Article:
Judge Joe Armenio carries a boom box around with him everywhere he goes, so there will always be diagetic music.
"I find money, no need to hold onto it…"
The Dardenne brothers, chroniclers of the moral quandaries of Belgium's dispossessed, won their second Palme D'Or at Cannes in 2005 for L'Enfant (the first was for Rosetta in 1999). The Dardennes began their career as politically engaged, leftist documentarians, before having their first success at Cannes in 1996 with La Promesse, a tense, rigorous, unsentimental film about a teenage boy (Jeremie Renier) caught between loyalty to his slumlord father (Olivier Gourmet) and his promise to the wife of a poor immigrant laborer. Ten years later, in L'Enfant, Renier plays petty thief and new father Bruno, a man who is just as much an enfant as his baby.
Facts of the Case
Bruno, who says that "only fuckers work," makes a tenuous living by stealing and selling goods, using whatever money he has for some unnecessary consumer purchase, before beginning the cycle all over again. As the film begins, his girlfriend Sonia (Deborah Francois) has just had a baby, without any help from Bruno, who seems less interested in his child than in monitoring his "business" on his cell phone and engaging in juvenile horseplay. He sees the baby as just another commodity; when left alone with young Jimmy, he immediately sells the infant on the black market and is surprised when Sonia reacts with shock and fury ("We'll have another," he tells her). The rest of the film deals with Bruno's attempts to retrieve Jimmy and win back Sonia, but the focus is not on the mechanics of his pursuit. The central question is whether Bruno, who has an utter lack of introspection or self-awareness, will find some sort of maturity and human compassion.
The Dardennes' main virtue is the assurance and authority of their style. "Realism" is an often-abused word, but few filmmakers are as good at creating such an intense illusion of unmediated reality, through naturalistic, unforced performances, a command of setting and atmospheric detail, an intensely focused but unobtrusive camera style, and a total rejection of non-diagetic music. Their focus is on creating an intensely felt physical and social environment within which their narratives can unfold. This is both an aesthetic and a political necessity; their concern with moral issues is inseparable from their concern for the poor and the world in which they live. In L'Enfant, the world is that of people on the margins, totally outside of the labor market, who have given up on a society they see as inherently unjust. Much of the film takes place in settings where one does not expect to find human beings, places not intended for human habitation: the side of a highway, a ramshackle dwelling beneath an overpass.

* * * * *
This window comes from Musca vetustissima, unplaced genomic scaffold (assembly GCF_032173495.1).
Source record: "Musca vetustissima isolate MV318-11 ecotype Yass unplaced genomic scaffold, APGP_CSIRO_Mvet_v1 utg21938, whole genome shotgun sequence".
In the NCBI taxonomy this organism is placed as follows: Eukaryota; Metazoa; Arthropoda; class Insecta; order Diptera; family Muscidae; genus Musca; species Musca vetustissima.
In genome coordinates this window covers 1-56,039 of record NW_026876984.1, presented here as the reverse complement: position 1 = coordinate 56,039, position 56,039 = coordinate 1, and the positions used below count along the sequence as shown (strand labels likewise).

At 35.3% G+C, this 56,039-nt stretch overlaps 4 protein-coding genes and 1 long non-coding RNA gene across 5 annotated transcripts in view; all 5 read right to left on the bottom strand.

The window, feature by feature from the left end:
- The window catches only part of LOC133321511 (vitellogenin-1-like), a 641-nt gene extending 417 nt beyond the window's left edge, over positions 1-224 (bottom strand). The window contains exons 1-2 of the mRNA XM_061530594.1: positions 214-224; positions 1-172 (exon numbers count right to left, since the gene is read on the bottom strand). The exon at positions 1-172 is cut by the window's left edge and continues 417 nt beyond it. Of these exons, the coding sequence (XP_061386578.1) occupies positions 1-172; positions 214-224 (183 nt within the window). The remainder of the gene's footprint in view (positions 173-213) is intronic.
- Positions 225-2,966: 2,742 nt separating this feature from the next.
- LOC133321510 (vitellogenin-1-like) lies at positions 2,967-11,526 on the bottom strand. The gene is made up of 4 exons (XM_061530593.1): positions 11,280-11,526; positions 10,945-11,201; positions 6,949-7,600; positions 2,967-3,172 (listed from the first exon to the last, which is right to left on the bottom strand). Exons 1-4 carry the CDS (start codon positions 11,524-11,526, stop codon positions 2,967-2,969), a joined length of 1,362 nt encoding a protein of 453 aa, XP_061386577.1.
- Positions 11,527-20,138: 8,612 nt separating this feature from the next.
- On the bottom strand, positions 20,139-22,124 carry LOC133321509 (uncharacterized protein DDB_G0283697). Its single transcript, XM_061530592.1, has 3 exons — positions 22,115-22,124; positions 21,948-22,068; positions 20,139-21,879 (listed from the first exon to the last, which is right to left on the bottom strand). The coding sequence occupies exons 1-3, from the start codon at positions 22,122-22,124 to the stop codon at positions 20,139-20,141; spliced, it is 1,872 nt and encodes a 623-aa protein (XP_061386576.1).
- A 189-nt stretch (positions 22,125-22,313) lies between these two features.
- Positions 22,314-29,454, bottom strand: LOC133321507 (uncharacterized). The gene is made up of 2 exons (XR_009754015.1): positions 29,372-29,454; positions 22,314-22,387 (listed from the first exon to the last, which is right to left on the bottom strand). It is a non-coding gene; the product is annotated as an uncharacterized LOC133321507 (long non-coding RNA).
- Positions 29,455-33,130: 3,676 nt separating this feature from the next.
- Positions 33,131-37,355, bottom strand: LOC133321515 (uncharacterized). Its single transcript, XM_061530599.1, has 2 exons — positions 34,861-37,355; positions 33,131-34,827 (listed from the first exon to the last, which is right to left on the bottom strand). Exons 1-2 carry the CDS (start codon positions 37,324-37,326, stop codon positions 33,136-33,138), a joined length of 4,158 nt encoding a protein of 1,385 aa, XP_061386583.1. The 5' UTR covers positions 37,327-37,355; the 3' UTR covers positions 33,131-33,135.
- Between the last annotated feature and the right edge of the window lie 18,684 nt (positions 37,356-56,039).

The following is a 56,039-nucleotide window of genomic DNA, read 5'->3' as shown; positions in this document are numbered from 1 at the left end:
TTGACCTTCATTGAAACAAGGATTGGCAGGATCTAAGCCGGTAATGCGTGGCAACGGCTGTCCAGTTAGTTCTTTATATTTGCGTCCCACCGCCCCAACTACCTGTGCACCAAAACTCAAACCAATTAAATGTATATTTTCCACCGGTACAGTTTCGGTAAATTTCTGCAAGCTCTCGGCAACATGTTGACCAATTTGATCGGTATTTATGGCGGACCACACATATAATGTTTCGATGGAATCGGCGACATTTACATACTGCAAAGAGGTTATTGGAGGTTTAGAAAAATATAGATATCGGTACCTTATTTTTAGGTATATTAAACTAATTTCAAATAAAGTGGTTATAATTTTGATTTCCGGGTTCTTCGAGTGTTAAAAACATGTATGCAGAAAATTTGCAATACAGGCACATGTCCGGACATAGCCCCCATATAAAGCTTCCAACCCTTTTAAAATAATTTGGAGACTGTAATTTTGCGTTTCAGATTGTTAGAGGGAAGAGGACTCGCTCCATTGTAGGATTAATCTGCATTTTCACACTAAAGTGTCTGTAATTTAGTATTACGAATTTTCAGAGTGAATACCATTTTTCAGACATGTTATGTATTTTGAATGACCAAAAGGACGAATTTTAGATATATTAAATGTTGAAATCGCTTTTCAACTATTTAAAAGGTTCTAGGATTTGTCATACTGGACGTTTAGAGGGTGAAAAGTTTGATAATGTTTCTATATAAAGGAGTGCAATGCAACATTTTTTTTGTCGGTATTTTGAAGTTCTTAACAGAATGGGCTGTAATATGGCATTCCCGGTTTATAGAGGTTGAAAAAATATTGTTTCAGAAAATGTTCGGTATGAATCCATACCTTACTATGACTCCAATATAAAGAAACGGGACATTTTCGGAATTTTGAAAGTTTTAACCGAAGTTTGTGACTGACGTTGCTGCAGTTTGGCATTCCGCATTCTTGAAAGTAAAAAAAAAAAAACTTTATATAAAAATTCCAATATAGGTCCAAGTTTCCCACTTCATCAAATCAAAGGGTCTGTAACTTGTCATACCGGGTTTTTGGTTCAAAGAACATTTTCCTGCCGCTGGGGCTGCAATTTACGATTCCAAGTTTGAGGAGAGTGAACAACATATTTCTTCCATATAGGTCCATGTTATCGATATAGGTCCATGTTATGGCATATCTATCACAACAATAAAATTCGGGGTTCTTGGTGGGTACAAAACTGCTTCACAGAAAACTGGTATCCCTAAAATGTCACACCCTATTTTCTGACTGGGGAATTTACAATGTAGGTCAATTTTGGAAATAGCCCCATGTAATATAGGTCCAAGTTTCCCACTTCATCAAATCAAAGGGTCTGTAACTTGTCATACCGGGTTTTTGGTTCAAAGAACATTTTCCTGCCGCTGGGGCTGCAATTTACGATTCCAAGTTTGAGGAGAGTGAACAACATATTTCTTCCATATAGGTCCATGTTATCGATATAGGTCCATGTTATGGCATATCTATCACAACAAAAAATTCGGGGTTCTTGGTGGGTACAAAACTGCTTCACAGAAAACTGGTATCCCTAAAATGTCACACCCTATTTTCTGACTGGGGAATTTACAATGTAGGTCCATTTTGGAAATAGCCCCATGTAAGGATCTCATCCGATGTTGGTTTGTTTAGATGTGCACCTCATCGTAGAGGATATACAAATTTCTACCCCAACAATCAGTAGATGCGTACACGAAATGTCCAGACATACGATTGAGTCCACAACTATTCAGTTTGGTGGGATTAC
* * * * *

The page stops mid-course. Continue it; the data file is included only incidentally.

Bruno sees no possibility of a livelihood within the larger society, so he has, in a sense, remained a child. He has no sense of responsibility to himself or others, and his puppyish affection for Sonia does not extend to being with her as she gives birth to their child. As many critics have pointed out, the title ("The Child") refers just as much to Jimmy's father as to the baby himself. The Dardennes are not exactly subtle about this, showing us numerous scenes of Bruno and Sonia chasing each other around, laughing and playing like children; these scenes are not comic relief but a troubling glimpse of the immaturity of these new parents (although Sonia seems more responsible and connected to reality than her boyfriend). As Bruno waits to sell his baby, he stomps around in the mud and tries to plant his footprints on a nearby wall, and his "associates," with whom he organizes his thefts, are boys in their early teens. Bruno is, of course, not the most sympathetic of characters, but it's important that he's not a monster, either, capable of some vulnerability and human feeling; Renier does an excellent job of embodying this fairly inscrutable man-child.